Early-season tomato varieties reach ripeness or maturity 70 days or less after the tomato seedling is transplanted into the garden.
Early-season tomatoes are often smaller and firmer than mid- and late-season varieties which stay on the vine longer and are exposed to more hot weather.
Early-season tomatoes are the best choice for regions where the growing season is short or where the gardener wants to have more than one tomato harvest in a season. In cold regions, the early-season tomato may be the main crop for the season, but in warm regions an early-season tomato can be planted early in spring or late in summer--as successions to the main-season tomato crop.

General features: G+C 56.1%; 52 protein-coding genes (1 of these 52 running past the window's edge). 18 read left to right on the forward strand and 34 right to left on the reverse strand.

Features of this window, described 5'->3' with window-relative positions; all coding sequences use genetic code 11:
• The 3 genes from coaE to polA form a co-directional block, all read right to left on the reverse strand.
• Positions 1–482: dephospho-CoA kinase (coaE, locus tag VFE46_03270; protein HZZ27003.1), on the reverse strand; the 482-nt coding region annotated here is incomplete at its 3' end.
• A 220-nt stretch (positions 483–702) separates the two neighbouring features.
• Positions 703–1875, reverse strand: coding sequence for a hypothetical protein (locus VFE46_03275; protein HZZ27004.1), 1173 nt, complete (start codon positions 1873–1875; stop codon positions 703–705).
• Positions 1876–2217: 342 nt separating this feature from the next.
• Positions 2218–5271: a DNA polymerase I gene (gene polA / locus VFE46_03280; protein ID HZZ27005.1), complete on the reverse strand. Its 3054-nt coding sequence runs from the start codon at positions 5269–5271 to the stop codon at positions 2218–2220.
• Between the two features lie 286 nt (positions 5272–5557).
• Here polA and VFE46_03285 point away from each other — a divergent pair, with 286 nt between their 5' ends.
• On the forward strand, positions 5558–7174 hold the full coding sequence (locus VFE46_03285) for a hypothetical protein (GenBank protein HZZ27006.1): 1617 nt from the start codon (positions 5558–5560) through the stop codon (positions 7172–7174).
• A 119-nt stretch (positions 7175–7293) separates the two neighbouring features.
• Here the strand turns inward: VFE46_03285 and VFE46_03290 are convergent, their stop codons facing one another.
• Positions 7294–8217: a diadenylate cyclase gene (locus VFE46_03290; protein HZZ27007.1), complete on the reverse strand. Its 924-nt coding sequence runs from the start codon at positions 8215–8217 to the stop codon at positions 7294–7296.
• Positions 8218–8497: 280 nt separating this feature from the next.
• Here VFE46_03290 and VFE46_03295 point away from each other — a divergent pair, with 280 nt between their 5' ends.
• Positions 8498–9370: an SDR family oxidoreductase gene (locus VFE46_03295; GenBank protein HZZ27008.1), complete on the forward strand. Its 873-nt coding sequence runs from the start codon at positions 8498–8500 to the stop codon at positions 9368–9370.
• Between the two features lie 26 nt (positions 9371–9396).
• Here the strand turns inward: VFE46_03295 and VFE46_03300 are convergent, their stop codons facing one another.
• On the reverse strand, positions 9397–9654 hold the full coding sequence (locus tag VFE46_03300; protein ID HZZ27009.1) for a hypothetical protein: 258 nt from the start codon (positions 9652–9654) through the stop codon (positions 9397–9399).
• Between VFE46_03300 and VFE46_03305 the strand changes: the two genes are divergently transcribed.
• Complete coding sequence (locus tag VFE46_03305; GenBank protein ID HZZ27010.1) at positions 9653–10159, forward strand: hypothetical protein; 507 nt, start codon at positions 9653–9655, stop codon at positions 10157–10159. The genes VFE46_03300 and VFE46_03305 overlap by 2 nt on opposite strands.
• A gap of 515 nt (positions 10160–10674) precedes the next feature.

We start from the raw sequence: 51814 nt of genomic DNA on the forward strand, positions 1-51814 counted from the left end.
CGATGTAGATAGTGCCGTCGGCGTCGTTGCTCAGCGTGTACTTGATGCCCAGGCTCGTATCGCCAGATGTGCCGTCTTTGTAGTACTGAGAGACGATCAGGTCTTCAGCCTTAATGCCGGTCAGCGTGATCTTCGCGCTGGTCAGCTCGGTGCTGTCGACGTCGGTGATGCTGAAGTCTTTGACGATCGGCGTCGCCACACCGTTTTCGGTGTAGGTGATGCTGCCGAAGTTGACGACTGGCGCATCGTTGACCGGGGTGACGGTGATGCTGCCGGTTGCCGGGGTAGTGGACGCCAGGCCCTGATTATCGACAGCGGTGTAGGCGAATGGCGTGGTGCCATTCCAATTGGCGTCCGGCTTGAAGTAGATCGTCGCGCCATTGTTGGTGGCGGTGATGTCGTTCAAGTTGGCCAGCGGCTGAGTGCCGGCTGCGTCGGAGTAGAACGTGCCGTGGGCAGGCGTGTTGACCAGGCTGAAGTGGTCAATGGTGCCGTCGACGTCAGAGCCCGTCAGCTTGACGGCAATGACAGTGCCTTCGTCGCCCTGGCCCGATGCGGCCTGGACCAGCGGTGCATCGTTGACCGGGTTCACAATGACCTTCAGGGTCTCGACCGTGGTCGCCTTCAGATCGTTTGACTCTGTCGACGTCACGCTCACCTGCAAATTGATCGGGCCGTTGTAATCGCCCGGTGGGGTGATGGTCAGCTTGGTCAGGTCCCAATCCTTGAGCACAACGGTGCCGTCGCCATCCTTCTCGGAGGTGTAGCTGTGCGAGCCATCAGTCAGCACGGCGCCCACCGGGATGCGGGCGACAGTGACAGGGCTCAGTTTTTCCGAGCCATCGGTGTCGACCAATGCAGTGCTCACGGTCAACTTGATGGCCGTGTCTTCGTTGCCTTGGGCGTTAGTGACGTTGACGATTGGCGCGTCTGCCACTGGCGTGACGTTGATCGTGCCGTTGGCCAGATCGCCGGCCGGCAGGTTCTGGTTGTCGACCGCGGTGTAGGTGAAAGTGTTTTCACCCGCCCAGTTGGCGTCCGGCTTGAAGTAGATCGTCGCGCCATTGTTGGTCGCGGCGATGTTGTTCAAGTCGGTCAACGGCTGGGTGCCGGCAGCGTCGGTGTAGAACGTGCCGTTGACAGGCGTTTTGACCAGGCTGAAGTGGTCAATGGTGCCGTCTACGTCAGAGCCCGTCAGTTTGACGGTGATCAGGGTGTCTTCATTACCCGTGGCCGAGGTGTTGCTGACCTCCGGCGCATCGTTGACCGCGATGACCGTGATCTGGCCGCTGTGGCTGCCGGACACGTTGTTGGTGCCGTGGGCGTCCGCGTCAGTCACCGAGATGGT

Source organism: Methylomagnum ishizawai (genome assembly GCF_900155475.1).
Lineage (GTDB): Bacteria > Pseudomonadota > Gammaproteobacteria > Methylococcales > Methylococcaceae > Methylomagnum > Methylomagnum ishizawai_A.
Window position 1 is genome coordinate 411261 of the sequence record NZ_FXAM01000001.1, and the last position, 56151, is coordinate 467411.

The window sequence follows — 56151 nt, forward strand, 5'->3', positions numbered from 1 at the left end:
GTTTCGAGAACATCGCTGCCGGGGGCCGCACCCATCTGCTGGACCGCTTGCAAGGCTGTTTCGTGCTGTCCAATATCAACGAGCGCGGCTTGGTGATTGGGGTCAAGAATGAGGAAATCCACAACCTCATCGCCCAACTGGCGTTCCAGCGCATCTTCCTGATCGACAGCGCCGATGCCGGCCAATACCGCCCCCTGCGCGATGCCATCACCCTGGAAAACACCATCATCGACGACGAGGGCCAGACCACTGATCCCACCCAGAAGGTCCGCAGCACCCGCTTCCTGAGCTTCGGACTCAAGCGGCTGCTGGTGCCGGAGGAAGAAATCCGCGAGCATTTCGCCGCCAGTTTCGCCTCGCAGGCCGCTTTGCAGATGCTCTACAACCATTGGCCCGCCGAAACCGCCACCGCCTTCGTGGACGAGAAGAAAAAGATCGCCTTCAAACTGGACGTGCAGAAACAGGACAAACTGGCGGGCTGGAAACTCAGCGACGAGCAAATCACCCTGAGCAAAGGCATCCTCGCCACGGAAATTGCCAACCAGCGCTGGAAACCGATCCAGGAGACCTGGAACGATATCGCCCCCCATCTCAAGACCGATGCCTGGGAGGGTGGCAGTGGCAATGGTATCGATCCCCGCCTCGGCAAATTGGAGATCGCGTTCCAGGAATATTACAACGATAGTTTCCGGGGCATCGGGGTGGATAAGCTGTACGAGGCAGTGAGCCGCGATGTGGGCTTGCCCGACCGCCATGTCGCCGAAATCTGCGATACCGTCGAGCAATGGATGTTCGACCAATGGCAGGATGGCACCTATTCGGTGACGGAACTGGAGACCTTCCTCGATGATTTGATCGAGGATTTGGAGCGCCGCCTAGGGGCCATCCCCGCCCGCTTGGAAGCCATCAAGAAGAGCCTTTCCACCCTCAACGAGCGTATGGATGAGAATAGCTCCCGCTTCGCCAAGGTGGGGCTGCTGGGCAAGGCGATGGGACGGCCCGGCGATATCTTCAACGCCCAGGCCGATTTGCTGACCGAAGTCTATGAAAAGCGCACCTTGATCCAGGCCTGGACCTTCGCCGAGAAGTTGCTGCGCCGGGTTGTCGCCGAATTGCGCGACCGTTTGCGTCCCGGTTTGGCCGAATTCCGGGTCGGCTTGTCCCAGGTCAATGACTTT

Here is a checklist of popular early-season tomato varieties: included in this list is the type of tomato, the color, size, and flavor; also listed are the average days to maturity, whether the tomato is determinate or indeterminate and whether it is disease resistant. For more articles on tomatoes visit the Tomato Archive.